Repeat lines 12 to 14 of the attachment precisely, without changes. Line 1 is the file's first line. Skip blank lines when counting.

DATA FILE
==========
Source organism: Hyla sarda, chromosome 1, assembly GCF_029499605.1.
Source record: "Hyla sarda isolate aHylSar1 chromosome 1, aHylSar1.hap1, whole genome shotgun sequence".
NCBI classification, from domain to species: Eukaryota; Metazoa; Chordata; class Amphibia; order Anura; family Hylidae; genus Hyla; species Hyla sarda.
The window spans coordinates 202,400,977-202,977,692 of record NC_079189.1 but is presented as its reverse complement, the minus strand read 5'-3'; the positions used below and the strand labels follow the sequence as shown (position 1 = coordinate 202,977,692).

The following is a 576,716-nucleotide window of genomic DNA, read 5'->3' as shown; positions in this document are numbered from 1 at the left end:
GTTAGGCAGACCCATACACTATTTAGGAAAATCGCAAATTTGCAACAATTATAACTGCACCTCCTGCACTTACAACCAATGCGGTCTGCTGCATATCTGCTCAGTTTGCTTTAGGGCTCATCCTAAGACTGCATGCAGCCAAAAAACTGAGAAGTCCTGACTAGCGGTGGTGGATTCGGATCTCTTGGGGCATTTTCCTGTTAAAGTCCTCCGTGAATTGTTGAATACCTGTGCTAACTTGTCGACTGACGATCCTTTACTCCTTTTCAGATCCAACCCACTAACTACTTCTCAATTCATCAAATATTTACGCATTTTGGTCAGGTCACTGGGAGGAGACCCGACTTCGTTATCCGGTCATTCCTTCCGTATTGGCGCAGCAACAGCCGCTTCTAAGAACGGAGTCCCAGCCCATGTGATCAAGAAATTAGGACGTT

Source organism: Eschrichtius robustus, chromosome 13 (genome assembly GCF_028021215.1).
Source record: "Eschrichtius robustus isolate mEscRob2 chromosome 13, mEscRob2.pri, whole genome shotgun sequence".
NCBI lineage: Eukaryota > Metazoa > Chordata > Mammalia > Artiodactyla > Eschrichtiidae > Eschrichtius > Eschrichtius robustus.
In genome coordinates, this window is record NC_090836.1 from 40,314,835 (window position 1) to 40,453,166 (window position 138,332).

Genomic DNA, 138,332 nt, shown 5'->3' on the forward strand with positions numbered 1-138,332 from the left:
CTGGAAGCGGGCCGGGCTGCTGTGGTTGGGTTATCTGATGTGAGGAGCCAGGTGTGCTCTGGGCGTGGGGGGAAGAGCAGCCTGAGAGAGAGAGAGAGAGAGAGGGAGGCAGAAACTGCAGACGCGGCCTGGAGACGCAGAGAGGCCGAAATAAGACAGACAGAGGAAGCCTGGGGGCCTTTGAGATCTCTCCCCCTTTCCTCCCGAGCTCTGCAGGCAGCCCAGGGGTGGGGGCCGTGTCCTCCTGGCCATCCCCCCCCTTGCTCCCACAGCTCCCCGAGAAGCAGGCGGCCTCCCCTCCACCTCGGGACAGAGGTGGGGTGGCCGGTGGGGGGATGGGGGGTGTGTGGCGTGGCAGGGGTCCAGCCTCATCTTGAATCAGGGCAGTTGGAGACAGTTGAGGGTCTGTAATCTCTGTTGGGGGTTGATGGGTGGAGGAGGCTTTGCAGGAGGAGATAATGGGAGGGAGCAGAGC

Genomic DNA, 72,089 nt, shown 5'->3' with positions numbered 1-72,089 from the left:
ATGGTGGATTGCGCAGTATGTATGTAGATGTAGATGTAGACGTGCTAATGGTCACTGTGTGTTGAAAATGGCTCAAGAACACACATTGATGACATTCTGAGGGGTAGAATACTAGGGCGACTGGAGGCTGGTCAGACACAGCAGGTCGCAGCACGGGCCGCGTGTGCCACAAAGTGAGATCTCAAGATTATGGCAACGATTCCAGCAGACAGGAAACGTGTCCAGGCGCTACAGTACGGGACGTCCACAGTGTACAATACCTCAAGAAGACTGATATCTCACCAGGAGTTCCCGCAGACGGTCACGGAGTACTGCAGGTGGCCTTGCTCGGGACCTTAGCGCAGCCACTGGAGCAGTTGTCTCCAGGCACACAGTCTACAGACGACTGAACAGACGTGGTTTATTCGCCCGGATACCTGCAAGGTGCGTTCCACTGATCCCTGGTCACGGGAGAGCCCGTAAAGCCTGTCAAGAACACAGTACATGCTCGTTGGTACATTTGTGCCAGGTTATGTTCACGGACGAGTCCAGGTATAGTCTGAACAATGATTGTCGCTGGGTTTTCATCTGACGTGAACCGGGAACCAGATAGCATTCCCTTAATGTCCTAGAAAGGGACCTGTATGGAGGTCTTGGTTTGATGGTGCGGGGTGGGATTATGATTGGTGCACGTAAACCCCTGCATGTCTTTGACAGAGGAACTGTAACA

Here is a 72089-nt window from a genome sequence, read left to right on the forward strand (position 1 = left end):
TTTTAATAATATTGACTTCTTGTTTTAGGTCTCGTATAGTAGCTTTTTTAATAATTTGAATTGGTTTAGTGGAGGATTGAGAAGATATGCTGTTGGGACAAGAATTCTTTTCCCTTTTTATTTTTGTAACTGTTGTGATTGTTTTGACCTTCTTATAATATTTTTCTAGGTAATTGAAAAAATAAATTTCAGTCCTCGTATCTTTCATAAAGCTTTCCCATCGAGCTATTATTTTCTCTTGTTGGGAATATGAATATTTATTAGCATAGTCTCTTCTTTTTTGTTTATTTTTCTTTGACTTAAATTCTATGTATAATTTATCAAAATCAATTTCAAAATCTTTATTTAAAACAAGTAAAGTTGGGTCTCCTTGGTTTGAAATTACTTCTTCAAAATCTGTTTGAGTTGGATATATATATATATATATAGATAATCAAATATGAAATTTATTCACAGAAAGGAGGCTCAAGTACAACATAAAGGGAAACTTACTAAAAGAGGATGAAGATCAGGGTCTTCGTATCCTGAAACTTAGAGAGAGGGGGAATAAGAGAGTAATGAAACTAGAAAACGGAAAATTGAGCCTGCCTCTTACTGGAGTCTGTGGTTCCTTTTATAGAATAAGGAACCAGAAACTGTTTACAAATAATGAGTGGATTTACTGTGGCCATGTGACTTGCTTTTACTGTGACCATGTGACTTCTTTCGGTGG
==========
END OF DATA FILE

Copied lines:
CTGGAAGCGGGCCGGGCTGCTGTGGTTGGGTTATCTGATGTGAGGAGCCAGGTGTGCTCTGGGCGTGGGGGGAAGAGCAGCCTGAGAGAGAGAGAGAGAGAGAGGGAGGCAGAAACTGCAGACGCGGCCTGGAGACGCAGAGAGGCCGAAATAAGACAGACAGAGGAAGCCTGGGGGCCTTTGAGATCTCTCCCCCTTTCCTCCCGAGCTCTGCAGGCAGCCCAGGGGTGGGGGCCGTGTCCTCCTGGCCATCCCCCCCCTTGCTCCCACAGCTCCCCGAGAAGCAGGCGGCCTCCCCTCCACCTCGGGACAGAGGTGGGGTGGCCGGTGGGGGGATGGGGGGTGTGTGGCGTGGCAGGGGTCCAGCCTCATCTTGAATCAGGGCAGTTGGAGACAGTTGAGGGTCTGTAATCTCTGTTGGGGGTTGATGGGTGGAGGAGGCTTTGCAGGAGGAGATAATGGGAGGGAGCAGAGC

Genomic DNA, 72,089 nt, shown 5'->3' with positions numbered 1-72,089 from the left:
ATGGTGGATTGCGCAGTATGTATGTAGATGTAGATGTAGACGTGCTAATGGTCACTGTGTGTTGAAAATGGCTCAAGAACACACATTGATGACATTCTGAGGGGTAGAATACTAGGGCGACTGGAGGCTGGTCAGACACAGCAGGTCGCAGCACGGGCCGCGTGTGCCACAAAGTGAGATCTCAAGATTATGGCAACGATTCCAGCAGACAGGAAACGTGTCCAGGCGCTACAGTACGGGACGTCCACAGTGTACAATACCTCAAGAAGACTGATATCTCACCAGGAGTTCCCGCAGACGGTCACGGAGTACTGCAGGTGGCCTTGCTCGGGACCTTAGCGCAGCCACTGGAGCAGTTGTCTCCAGGCACACAGTCTACAGACGACTGAACAGACGTGGTTTATTCGCCCGGATACCTGCAAGGTGCGTTCCACTGATCCCTGGTCACGGGAGAGCCCGTAAAGCCTGTCAAGAACACAGTACATGCTCGTTGGTACATTTGTGCCAGGTTATGTTCACGGACGAGTCCAGGTATAGTCTGAACAATGATTGTCGCTGGGTTTTCATCTGACGTGAACCGGGAACCAGATAGCATTCCCTTAATGTCCTAGAAAGGGACCTGTATGGAGGTCTTGGTTTGATGGTGCGGGGTGGGATTATGATTGGTGCACGTAAACCCCTGCATGTCTTTGACAGAGGAACTGTAACA